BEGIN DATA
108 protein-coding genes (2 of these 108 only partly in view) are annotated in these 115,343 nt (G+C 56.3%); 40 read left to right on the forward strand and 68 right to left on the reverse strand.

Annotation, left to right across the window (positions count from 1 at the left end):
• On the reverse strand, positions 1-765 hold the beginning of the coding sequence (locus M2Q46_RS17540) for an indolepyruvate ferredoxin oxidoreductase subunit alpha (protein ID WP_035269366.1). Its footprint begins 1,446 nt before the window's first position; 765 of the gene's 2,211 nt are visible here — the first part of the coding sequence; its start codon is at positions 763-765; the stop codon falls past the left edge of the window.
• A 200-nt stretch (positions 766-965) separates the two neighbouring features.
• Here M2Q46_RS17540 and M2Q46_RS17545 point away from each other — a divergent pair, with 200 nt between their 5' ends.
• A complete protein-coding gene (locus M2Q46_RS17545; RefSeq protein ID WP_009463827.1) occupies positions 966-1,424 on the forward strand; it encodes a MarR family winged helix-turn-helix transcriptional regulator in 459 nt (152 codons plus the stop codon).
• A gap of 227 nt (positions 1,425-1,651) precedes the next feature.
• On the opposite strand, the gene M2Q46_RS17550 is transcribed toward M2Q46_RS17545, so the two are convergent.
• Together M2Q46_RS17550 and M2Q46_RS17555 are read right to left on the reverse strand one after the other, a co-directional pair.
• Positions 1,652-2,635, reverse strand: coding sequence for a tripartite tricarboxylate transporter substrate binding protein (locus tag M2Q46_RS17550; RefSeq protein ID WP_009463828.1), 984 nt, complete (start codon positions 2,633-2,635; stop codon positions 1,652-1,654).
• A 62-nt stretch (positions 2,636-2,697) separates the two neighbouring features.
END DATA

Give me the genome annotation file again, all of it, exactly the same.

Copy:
108 protein-coding genes (2 of these 108 only partly in view) are annotated in these 115,343 nt (G+C 56.3%); 40 read left to right on the forward strand and 68 right to left on the reverse strand.

Annotation, left to right across the window (positions count from 1 at the left end):
• On the reverse strand, positions 1-765 hold the beginning of the coding sequence (locus M2Q46_RS17540) for an indolepyruvate ferredoxin oxidoreductase subunit alpha (protein ID WP_035269366.1). Its footprint begins 1,446 nt before the window's first position; 765 of the gene's 2,211 nt are visible here — the first part of the coding sequence; its start codon is at positions 763-765; the stop codon falls past the left edge of the window.
• A 200-nt stretch (positions 766-965) separates the two neighbouring features.
• Here M2Q46_RS17540 and M2Q46_RS17545 point away from each other — a divergent pair, with 200 nt between their 5' ends.
• A complete protein-coding gene (locus M2Q46_RS17545; RefSeq protein ID WP_009463827.1) occupies positions 966-1,424 on the forward strand; it encodes a MarR family winged helix-turn-helix transcriptional regulator in 459 nt (152 codons plus the stop codon).
• A gap of 227 nt (positions 1,425-1,651) precedes the next feature.
• On the opposite strand, the gene M2Q46_RS17550 is transcribed toward M2Q46_RS17545, so the two are convergent.
• Together M2Q46_RS17550 and M2Q46_RS17555 are read right to left on the reverse strand one after the other, a co-directional pair.
• Positions 1,652-2,635, reverse strand: coding sequence for a tripartite tricarboxylate transporter substrate binding protein (locus tag M2Q46_RS17550; RefSeq protein ID WP_009463828.1), 984 nt, complete (start codon positions 2,633-2,635; stop codon positions 1,652-1,654).
• A 62-nt stretch (positions 2,636-2,697) separates the two neighbouring features.